Posts Tagged ‘clasped hands’



The handshake symbol on tombstones often survives beyond the words because the carving is so deep. A symbol of either earthly farewell or heavenly greeting, it is an image that isn’t seen much on tombstones beyond the early 20th century.


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Sometimes a tombstone calls to me, and I just have to go and take a photograph of it. That was how I felt when I was leaving East Cleveland Township Cemetery on my last visit and my eyes fell on this stone for two children.


Maybe it was the relatively intact porcelain portrait of young Michael Moyer, or the tragedy of the damage to little Eva Moyer’s portrait. Maybe it was the German inscription on the top, reassuring that “Jesus loves the children,” or the heavenly handshake inscribed above their names. I just knew that I had to go look at it, photograph it, and share this tombstone with others, so that little Eva and Michael would be remembered a little longer.



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Louise Behnke tombstone

We’ll start today with Louise Behnke’s broken tombstone in Adams Street Cemetery in Berea, Ohio, and its carved handshake. According to Douglas Keister’s Stories in Stone and numerous cemetery symbolism guides on the internet, carved hands that appear to be clasped or in the midst of a handshake indicate one of three things: earthly goodbye, heavenly greeting, or matrimony.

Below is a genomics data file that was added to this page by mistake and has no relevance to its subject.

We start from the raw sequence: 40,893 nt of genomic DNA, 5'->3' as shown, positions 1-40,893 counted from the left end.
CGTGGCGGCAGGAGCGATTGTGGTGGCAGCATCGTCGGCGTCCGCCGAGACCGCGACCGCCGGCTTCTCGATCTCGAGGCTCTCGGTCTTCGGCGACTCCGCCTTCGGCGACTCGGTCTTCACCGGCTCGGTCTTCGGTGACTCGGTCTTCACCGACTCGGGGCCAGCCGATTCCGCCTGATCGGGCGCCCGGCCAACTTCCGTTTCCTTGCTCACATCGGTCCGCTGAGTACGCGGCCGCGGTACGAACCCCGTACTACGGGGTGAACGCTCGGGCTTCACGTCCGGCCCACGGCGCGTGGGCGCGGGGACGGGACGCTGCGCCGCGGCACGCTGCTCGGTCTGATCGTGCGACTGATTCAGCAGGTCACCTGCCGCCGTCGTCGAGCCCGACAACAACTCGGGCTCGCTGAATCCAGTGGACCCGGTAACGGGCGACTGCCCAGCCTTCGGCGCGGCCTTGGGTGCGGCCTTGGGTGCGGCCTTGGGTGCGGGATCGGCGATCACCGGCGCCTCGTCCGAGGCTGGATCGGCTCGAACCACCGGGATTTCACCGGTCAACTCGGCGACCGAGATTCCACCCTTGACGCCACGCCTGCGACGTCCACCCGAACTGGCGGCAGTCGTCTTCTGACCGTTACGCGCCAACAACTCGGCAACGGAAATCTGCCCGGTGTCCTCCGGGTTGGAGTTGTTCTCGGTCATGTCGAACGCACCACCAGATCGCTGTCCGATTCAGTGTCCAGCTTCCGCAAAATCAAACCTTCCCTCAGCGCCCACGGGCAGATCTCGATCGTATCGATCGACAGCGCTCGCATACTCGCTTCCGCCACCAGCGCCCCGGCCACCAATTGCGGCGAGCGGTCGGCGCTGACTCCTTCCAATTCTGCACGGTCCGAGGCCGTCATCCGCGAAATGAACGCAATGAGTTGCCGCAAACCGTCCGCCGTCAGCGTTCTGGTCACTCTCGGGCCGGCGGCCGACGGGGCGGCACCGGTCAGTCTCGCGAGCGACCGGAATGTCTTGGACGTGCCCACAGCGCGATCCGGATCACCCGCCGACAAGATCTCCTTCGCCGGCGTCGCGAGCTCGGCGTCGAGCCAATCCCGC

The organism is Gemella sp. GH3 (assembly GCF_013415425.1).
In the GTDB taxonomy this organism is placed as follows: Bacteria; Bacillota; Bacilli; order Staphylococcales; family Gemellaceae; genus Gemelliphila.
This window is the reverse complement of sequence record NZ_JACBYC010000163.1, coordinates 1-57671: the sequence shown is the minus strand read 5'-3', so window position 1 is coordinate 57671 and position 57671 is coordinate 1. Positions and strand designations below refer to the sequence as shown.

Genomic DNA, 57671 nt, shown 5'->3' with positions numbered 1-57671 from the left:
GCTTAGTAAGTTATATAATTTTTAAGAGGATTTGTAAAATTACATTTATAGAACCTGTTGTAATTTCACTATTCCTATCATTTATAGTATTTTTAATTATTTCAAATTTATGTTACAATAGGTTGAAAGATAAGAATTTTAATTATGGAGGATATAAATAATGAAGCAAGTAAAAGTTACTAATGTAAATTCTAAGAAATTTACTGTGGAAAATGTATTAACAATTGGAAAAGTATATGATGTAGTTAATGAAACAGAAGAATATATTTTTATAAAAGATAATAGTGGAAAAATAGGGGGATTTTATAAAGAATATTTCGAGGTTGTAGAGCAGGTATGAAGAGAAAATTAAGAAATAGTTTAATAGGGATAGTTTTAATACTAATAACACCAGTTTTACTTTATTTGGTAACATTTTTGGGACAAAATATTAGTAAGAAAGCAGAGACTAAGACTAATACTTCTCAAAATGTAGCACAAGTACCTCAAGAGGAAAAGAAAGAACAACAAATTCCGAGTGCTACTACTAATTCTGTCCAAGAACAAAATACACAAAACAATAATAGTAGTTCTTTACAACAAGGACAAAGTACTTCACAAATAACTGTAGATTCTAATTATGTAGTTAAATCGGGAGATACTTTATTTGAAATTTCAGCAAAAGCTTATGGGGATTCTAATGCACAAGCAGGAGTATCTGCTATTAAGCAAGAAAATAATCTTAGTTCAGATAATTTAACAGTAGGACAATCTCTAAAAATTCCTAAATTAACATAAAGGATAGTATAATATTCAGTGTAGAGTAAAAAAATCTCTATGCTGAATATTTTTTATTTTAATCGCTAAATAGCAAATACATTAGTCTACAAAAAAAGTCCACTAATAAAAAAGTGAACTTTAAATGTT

This monument for the Towns is in the Old Hudson Township Burying Ground.


Looking closely at the monument for Elizabeth Brown on the right in Historic Hopewell Cemetery, the words “Farewell mother” above the carving indicate that these clasped hands are clutched in farewell.

George and Elizabeth Brown

J. Monahan’s marker in Erie Street Cemetery features clasped hands.
J. Monahan

It’s not really possible to distinguish whether the sculpture was thinking of goodbyes or hellos, but the third option (matrimony) is usually reflected by two different sets of cuffs on the wrists of the disembodied hands. One cuff will look more feminine and the other more masculine. It’s hard to tell if the Wolfs’ monument in Lakeside Cemetery includes a difference in the cuffs because of the wear on the marker.

Alfred M. and Carolina Wolf

The monument for the Casinos who died in the Cleveland Clinic disaster has very clearly differentiated feminine and masculine cuffs, implying that the clasped hands are there to let you know that the two buried here were married.

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